Two changes have attracted particular attention: a massive increase in defence spending and the acquisition of 'counterstrike' capability -- the ability to hit enemy launch sites and command centres from a long distance.
- The policy changes have attracted almost no public opposition in Japan, suggesting that they are accepted, if reluctantly, as necessary.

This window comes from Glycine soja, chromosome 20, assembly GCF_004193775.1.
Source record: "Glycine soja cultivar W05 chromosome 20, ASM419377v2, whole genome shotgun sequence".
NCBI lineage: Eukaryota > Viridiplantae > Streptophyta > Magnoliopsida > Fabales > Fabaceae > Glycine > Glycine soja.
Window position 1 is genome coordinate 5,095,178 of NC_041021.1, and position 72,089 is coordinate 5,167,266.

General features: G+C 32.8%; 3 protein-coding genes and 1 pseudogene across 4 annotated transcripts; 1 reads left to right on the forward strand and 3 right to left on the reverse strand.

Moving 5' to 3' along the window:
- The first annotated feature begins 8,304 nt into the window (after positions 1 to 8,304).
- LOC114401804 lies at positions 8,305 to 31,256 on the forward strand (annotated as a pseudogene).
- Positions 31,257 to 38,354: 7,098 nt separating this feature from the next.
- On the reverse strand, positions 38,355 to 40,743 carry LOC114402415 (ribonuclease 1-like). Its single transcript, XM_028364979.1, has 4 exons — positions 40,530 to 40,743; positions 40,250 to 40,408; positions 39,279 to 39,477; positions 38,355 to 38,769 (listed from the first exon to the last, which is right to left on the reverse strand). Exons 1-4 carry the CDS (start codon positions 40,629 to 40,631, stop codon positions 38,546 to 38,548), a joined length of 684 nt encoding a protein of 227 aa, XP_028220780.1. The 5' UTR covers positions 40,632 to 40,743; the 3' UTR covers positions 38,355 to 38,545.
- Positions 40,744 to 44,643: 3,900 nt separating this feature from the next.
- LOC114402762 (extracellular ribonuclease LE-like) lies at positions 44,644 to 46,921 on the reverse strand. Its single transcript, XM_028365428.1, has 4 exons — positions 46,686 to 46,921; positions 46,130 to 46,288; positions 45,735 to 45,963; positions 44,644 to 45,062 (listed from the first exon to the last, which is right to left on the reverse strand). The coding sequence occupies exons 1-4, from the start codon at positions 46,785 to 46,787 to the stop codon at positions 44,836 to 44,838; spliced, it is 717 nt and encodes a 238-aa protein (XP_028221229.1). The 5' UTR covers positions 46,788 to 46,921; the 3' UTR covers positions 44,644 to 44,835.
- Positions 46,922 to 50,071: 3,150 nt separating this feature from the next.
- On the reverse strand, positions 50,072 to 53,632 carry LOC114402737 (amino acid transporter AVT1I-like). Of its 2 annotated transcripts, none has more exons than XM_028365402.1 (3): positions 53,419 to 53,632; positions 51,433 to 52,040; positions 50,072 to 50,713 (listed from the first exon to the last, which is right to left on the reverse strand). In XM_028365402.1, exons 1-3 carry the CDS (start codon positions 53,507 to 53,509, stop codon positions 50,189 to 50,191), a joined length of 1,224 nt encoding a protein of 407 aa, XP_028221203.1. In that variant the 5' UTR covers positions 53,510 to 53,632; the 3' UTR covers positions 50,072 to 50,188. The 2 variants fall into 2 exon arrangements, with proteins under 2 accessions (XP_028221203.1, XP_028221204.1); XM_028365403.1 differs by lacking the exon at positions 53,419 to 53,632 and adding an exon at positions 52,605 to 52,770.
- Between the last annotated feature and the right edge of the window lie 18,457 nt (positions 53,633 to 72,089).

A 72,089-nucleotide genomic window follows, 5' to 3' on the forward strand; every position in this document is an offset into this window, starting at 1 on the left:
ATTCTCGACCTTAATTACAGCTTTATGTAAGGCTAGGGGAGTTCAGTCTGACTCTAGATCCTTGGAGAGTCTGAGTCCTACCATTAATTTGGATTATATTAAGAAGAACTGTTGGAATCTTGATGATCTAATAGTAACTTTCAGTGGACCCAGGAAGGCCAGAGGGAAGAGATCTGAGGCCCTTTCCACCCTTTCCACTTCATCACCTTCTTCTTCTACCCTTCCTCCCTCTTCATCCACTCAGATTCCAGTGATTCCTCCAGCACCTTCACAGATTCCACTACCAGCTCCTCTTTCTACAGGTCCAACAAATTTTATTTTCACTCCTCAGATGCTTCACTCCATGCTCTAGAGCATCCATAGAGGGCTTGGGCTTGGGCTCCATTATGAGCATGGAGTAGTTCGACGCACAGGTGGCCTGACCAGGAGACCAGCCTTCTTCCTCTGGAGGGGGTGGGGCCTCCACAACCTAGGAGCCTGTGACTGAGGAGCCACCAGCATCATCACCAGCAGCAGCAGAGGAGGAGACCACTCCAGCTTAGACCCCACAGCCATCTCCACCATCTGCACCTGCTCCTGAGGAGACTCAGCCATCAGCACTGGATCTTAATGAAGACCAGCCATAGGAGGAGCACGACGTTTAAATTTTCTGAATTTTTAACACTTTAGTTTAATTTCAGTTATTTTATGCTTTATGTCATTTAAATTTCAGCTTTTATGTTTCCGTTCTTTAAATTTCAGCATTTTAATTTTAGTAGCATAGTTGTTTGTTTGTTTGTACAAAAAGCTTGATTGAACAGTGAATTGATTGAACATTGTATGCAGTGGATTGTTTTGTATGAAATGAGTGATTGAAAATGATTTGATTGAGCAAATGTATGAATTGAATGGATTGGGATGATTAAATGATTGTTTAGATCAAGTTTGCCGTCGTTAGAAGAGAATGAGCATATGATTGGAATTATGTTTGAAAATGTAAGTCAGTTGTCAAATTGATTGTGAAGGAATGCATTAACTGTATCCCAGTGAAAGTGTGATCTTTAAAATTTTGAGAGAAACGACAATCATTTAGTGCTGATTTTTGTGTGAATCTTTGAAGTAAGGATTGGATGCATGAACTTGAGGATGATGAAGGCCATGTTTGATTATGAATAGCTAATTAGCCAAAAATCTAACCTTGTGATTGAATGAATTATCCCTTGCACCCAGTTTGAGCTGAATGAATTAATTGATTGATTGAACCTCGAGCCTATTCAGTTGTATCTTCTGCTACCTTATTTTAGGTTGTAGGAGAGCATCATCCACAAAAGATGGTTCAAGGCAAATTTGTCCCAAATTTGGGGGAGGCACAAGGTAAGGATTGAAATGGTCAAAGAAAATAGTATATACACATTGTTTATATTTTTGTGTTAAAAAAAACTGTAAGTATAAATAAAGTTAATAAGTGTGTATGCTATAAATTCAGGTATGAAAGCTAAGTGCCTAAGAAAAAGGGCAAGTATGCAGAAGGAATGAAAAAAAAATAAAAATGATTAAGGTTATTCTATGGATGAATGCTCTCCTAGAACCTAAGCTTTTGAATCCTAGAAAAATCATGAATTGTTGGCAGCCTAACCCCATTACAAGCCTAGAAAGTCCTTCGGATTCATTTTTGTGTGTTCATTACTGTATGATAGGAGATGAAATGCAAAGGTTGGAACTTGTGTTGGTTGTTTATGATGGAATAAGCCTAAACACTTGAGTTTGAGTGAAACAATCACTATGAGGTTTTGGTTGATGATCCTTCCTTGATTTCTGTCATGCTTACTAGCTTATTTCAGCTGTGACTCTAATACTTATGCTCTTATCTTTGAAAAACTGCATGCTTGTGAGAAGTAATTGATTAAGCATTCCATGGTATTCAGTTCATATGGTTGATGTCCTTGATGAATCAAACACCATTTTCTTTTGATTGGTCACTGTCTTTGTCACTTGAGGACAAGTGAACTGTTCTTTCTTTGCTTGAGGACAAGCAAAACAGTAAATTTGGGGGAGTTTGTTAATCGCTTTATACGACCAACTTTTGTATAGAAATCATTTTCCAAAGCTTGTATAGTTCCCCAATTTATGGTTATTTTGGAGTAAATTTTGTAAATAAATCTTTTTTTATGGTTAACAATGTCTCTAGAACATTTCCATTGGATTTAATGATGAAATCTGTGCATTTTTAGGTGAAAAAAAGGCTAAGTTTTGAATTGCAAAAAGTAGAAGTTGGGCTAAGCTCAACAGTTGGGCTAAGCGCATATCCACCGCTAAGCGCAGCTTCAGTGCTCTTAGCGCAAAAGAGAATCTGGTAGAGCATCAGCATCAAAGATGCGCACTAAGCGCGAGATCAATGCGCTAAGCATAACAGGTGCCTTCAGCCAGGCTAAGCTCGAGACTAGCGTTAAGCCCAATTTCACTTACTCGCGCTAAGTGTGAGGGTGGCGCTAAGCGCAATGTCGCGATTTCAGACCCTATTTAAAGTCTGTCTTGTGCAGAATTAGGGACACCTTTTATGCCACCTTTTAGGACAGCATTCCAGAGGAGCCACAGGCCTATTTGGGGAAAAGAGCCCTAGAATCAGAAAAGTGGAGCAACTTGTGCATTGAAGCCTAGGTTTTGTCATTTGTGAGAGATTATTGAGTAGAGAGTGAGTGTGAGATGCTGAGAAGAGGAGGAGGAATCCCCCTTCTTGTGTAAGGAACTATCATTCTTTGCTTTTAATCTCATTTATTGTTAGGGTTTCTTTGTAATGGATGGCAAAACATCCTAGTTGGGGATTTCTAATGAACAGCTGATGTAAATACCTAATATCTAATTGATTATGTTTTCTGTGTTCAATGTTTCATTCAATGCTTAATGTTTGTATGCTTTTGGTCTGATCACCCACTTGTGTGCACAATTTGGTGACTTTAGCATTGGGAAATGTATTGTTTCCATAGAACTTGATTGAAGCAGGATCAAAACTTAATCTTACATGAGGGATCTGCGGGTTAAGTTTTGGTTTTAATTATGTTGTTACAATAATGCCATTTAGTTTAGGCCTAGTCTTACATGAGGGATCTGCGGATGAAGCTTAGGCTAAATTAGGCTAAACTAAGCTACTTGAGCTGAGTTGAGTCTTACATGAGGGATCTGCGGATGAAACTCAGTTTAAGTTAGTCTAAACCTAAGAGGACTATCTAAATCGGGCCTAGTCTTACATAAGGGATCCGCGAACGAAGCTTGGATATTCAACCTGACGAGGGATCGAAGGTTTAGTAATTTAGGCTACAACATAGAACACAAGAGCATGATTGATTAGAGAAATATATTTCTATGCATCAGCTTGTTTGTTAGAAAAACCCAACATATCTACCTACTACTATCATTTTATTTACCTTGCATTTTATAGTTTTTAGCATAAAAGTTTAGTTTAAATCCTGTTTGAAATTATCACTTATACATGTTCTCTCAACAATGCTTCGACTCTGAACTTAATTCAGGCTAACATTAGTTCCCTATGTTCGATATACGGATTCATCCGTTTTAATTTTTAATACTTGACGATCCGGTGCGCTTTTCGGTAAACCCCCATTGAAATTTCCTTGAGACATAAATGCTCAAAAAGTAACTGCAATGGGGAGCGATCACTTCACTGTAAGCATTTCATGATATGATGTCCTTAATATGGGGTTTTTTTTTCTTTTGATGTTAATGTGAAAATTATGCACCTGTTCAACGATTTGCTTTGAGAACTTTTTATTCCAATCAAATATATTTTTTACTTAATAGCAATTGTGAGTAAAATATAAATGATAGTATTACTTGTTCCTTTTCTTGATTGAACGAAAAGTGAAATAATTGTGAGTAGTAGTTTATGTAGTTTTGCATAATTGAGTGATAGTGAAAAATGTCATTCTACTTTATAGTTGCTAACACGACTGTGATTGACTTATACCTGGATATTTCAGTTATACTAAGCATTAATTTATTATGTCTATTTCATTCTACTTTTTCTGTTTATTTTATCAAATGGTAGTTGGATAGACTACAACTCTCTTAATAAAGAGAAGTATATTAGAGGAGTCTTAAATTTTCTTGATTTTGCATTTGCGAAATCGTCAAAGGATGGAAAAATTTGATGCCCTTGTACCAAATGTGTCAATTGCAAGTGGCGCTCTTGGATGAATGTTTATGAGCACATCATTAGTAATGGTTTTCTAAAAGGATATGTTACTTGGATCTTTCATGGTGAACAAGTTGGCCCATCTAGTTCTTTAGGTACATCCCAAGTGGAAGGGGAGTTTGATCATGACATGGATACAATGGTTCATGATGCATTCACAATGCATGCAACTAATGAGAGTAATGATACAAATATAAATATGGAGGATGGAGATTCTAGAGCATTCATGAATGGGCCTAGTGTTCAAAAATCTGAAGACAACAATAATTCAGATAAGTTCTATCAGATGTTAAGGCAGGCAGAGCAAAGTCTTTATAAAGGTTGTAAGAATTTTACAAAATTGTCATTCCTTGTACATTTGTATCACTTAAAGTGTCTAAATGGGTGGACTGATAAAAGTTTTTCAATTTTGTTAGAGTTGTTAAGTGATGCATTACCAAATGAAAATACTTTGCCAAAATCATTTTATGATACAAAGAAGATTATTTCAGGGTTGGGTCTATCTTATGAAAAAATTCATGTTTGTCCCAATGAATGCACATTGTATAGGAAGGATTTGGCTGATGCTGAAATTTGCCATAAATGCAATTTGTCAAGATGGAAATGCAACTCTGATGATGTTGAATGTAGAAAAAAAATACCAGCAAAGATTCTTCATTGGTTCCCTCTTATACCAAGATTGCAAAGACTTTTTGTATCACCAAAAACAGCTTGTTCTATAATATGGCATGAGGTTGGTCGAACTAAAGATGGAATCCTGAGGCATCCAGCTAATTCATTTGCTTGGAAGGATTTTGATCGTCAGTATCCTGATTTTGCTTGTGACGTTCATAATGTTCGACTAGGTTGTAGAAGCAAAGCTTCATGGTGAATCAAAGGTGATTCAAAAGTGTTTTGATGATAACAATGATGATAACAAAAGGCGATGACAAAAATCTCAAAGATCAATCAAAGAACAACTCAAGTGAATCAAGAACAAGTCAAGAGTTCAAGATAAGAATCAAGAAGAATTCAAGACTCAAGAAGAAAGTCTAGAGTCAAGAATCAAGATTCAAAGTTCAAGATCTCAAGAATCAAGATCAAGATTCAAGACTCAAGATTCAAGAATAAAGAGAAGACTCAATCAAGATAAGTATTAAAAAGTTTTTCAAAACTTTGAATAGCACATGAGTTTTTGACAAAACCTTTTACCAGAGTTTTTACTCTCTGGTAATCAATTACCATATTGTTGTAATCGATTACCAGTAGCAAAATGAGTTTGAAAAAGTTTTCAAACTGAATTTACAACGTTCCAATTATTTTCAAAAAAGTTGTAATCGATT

- Political wrangling in Tokyo will focus on funding for the new plans, not their nature.
- Counterstrike forces functioning alongside the US military will integrate Japan deeper into US strategy and operations.
- Washington and Tokyo's other security partners have welcomed the changes, which will make Japan a more valuable ally.
- There will be opportunities for foreign defence contractors to sell to Japan and take part in joint development projects.